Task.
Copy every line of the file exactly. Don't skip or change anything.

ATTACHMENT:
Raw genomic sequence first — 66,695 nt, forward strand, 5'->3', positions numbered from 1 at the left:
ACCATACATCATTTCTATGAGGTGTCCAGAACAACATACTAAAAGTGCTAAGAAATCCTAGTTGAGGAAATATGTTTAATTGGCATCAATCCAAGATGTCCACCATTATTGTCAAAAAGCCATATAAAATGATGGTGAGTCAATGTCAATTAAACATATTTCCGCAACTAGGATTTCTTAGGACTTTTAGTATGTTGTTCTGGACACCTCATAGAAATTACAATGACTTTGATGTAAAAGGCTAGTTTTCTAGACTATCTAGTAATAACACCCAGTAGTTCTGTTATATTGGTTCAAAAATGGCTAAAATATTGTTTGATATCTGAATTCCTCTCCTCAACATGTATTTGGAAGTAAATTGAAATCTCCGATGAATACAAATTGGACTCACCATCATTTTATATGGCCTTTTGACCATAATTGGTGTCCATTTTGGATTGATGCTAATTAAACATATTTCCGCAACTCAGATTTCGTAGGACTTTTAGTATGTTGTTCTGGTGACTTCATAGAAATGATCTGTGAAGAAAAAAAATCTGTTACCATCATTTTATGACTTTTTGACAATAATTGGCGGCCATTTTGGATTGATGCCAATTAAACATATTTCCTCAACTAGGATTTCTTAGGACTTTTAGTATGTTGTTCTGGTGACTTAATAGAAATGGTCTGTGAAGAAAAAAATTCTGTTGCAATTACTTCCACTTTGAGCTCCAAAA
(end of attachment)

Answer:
Raw genomic sequence first — 66,695 nt, forward strand, 5'->3', positions numbered from 1 at the left:
ACCATACATCATTTCTATGAGGTGTCCAGAACAACATACTAAAAGTGCTAAGAAATCCTAGTTGAGGAAATATGTTTAATTGGCATCAATCCAAGATGTCCACCATTATTGTCAAAAAGCCATATAAAATGATGGTGAGTCAATGTCAATTAAACATATTTCCGCAACTAGGATTTCTTAGGACTTTTAGTATGTTGTTCTGGACACCTCATAGAAATTACAATGACTTTGATGTAAAAGGCTAGTTTTCTAGACTATCTAGTAATAACACCCAGTAGTTCTGTTATATTGGTTCAAAAATGGCTAAAATATTGTTTGATATCTGAATTCCTCTCCTCAACATGTATTTGGAAGTAAATTGAAATCTCCGATGAATACAAATTGGACTCACCATCATTTTATATGGCCTTTTGACCATAATTGGTGTCCATTTTGGATTGATGCTAATTAAACATATTTCCGCAACTCAGATTTCGTAGGACTTTTAGTATGTTGTTCTGGTGACTTCATAGAAATGATCTGTGAAGAAAAAAAATCTGTTACCATCATTTTATGACTTTTTGACAATAATTGGCGGCCATTTTGGATTGATGCCAATTAAACATATTTCCTCAACTAGGATTTCTTAGGACTTTTAGTATGTTGTTCTGGTGACTTAATAGAAATGGTCTGTGAAGAAAAAAATTCTGTTGCAATTACTTCCACTTTGAGCTCCAAAA